Newcastle Football offers West Wallsend a shot at survival

NEWCASTLE Football has thrown West Wallsend a lifeline as they fight for survival in the Northern NSW Football First Division without coach Greg Smith.
杭州楼凤

The Bluebells, formed in 1891, have only 26 registered players for three grades just three weeks out from kick-off in the second-tier league and are without a first-grade coach after Smith officially called it quits on Tuesday night.

Smith’s decision came after only one regular top-grade player returned from last year’s squad, who finished fourth in their first season after being demoted from the state league.

The club, which has battled to attract volunteers and sponsors in recent years, met with NNSWF officials this week and has until the close of business on Tuesday to have 40 registered players and present a 2013 financial report and 2014 budget.

While Bluebells secretary Evan Gardiner and NNSWF have not given up on keeping West Wallsend in First Division, Newcastle Football has offered the club a spot in Zone Football League Three, which is effectively the sixth tier of football in the region.

League Three and League Two have only two grades, giving the third-oldest club in northern NSW a chance to remain on the field.

Newcastle Football CEO and competitions administrator Russell Henry made the offer yesterday, saying the addition of the Bluebells would return League Three, which had a recent withdrawal, to a nine-team competition.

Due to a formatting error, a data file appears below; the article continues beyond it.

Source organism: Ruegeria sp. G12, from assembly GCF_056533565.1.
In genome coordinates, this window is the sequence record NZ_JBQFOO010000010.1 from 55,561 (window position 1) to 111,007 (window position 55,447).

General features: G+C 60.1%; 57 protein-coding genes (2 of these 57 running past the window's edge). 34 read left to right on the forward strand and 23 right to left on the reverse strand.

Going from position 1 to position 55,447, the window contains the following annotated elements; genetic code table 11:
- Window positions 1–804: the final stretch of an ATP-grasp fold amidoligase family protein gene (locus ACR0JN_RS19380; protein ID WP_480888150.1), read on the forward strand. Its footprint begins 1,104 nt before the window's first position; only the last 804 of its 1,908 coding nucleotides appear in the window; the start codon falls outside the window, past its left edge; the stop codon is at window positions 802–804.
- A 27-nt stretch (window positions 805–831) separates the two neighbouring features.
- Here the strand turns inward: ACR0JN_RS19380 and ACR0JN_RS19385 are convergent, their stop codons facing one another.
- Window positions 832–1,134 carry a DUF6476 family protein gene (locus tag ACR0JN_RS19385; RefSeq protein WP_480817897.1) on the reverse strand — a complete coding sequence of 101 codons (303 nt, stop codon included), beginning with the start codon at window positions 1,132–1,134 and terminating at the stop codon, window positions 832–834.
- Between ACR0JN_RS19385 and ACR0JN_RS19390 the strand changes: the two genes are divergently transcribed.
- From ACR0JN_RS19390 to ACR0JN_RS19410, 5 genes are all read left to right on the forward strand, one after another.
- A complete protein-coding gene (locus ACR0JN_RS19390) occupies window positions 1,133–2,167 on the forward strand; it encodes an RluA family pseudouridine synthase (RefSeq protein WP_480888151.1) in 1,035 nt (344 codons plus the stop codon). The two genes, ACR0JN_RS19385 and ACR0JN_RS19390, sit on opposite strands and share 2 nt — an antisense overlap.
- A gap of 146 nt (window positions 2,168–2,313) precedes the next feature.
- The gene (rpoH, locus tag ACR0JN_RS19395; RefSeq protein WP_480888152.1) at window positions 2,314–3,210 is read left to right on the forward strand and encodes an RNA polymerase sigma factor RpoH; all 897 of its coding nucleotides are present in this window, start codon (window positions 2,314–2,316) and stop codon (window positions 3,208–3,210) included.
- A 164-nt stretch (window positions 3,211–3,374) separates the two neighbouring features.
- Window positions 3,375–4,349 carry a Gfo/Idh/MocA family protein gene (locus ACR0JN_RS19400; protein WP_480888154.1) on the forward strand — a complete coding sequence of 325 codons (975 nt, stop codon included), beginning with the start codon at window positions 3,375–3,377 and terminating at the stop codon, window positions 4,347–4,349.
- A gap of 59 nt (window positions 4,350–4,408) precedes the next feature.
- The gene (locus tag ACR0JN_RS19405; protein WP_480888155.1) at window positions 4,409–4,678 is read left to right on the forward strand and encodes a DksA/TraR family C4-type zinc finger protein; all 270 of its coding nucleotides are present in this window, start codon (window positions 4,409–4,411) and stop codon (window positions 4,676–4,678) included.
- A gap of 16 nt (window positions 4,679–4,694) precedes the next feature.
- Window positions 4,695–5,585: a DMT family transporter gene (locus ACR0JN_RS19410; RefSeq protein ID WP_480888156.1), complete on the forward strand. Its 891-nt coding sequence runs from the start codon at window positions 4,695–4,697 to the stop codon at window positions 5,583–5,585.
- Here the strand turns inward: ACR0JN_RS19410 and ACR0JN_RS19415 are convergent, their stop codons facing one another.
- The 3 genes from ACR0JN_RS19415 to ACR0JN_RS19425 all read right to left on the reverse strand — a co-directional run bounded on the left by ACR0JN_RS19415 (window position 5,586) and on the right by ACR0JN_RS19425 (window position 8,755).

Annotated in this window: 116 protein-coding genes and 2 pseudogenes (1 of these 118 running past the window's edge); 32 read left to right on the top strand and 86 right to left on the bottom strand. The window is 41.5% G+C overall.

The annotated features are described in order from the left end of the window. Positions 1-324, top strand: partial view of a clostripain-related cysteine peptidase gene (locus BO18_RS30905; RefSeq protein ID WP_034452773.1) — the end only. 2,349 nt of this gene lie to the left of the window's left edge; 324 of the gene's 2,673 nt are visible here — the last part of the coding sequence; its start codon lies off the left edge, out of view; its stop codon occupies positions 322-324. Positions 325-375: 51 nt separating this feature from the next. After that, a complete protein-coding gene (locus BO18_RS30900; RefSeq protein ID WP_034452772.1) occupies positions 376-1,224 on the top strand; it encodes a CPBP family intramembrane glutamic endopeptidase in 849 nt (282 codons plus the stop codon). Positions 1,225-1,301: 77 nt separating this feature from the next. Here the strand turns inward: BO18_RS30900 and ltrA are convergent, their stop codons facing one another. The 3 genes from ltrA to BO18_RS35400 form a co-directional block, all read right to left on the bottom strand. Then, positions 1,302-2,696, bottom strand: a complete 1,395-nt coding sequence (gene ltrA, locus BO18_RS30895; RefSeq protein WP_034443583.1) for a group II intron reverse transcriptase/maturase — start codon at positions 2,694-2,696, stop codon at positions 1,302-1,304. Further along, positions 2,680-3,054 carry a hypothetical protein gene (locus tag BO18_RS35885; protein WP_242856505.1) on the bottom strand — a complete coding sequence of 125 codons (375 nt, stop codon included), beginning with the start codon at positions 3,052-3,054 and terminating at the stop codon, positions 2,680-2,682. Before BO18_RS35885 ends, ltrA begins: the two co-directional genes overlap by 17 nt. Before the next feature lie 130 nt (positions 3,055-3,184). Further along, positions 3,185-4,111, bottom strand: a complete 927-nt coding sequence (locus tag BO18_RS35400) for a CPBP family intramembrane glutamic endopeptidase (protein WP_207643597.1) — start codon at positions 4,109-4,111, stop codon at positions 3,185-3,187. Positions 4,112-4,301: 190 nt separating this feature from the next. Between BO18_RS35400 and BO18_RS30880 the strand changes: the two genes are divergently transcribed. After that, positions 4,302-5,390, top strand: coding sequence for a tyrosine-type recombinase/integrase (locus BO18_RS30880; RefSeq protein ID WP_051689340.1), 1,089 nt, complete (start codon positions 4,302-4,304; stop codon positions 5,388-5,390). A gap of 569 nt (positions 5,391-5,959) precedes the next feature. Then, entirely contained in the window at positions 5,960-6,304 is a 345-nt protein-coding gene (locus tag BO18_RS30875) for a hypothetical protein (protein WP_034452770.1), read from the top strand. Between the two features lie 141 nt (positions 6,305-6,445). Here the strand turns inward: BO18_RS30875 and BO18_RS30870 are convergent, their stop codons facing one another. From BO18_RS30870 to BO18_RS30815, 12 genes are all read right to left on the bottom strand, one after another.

‘‘Although it would mean we would have to do a redraw after doing a redraw, I would be more than happy to do it and fit them into that group and make sure they survive,’’ Henry said.

‘‘It would mean we would have a bye, but that’s not an issue if we save West Wallsend and keep them in football.

‘‘This way they could work their way back through the ranks, because once you lose all remnants of your club, it’s hard to pull it all together again.’’

NNSWF operations manager Alan Nisbet will discuss West Wallsend’s situation with First Division club representatives at a meeting on Wednesday night but said a bye was likely if the Bluebells withdrew.

‘‘It would be very difficult to bring in another club because that club would have to come up from interdistrict, which means they would have to adjust their competitions,’’ Nisbet said. ‘‘But we are working with them to try and help them and we certainly don’t want to lose them.

‘‘In speaking to Evan, they don’t want to give up hope yet.

‘‘It’s not a long timeline, but they don’t want to throw in the towel yet.’’

Gardiner said no players had indicated they were leaving after Smith’s announcement on Tuesday. The Herald’s report yesterday on the club’s plight had created interest.

‘‘The boys have since given me phone numbers for people to chase and there are two ex-players we’ve spoken to,’’ Gardiner said.

‘‘It’s sparked up some interest. We’ve just got to turn that into players on the park.’’

Gardiner confirmed the Bluebells had gauged interest in a merger from nearby clubs, including Wallsend, Warners Bay and Beresfield, last week but it was not a short-term solution.

West Wallsend were scheduled to play Edgeworth in the State Cup knockout on Sunday but have forfeited.

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